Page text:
This is a part of the 2013 Distribution Trends Report. The annual report was researched and written by MDM editors based on interviews with dozens of wholesaler-distributors, as well as industry experts and manufacturers. MDM also conducted a survey of its readers to uncover the trends outlined in this report.
2013 Distribution Trends Report
Data is big in business today. “Data is king right now. If you don’t have good data, you’re in trouble,” says Chester Collier, senior vice president, global distribution for manufacturer Walter Surface Technologies in Montreal. “You always hear ‘cash is king,’ but data is what helps to drive the cash in today’s market.”
Distributors in recent years have developed a greater appreciation for data’s role in helping them expand into new markets and better serve existing customers. “Data is the lifeblood of a distributor. Our teams are constantly analyzing data to determine the most effective ways to serve our customers from cost savings to logistics and synchronizing supply with demand,” says Dan Brailer, vice president, investor relations and corporate affairs for WESCO Distribution Inc., Pittsburgh, PA.
Data collected via the Reading, PA-based C.H. Briggs’ Inforce Everywhere software, which collects information from Salesforce as well as social media platforms in real time, helps the specialty building products distributor discover and rectify issues as they arise. Despite the project’s success, CEO Julia Klein doesn’t refer to it as big data. “It’s what we would call ‘little data,’” she says, since external information such as end-user preferences and behaviors isn’t included.
Chris Bursack, director of marketing for power transmission distributor ISC Companies, Plymouth, MN, says his company is working to better utilize the data that already exists in its ERP systems to uncover better pricing procedures, enable better quote follow-up and identify margin leakage. It’s more about “a bunch of little things that data can help us do better” than it is about big data, he says.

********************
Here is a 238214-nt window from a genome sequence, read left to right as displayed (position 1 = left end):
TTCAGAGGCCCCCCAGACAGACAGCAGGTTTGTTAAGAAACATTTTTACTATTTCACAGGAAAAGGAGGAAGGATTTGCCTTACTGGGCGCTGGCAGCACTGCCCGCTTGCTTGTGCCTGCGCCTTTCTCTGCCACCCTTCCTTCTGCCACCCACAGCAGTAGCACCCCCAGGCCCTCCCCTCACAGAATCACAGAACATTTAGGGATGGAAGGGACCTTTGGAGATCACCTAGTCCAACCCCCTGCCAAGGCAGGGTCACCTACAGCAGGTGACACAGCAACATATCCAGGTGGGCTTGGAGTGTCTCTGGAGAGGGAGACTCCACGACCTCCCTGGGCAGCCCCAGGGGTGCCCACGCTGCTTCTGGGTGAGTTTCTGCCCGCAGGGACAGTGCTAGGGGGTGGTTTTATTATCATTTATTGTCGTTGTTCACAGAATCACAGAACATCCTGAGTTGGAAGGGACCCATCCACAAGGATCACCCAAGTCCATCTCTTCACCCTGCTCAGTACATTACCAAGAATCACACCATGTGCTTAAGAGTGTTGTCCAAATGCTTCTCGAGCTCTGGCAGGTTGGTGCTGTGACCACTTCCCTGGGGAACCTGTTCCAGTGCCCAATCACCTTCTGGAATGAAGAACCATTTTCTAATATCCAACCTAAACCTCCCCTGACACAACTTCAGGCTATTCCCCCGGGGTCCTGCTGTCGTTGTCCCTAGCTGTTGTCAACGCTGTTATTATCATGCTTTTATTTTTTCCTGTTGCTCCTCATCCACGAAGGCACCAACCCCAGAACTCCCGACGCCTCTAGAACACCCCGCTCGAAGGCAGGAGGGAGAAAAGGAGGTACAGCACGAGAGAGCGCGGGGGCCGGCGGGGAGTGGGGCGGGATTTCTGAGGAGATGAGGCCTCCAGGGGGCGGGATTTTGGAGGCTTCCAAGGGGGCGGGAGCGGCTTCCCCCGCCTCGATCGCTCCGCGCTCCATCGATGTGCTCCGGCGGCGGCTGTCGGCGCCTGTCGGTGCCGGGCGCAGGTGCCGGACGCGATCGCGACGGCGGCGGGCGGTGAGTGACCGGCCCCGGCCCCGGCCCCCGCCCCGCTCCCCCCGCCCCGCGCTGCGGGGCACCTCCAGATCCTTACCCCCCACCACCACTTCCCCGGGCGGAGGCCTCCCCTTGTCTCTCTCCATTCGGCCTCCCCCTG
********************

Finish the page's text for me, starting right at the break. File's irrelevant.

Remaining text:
“The vast majority of distributors have got so far to go before tackling big data problems,” says Jonathan Bein of Real Results Marketing. Big data, as he defines it, is more discovery-oriented than basic analytics, looking for trends among huge volumes of data to find answers to questions companies didn’t even know they had. What’s more important for distributors right now, he says, is finding answers to the basic questions distributors have already identified, like how much it costs to serve each customer.
Before distributors can tackle big data, they must first overcome the challenges many say they are facing with basic analytics, like ensuring the accuracy and uniformity of data, finding the right people to analyze it and drawing conclusions from it. “Getting data is never a problem,” says David Parks, executive vice president of fluid power distributor Hydradyne in the Dallas-Fort Worth, TX, area. “Getting data in a useful form that you can make decisions from is always the challenge.”
When small and mid-sized distributors master little data, they can begin to explore the big data problems that larger companies have begun to tackle, Bein says. Until then, he says, big data is more of a fad than a useful tool for most distributors. Some, though, are already looking ahead to where data can take them next. Klein, for example, imagines a software program that automatically tells the company what else it might be able to sell to a customer based on the purchasing patterns of past customers. “But we’re not there yet,” she says.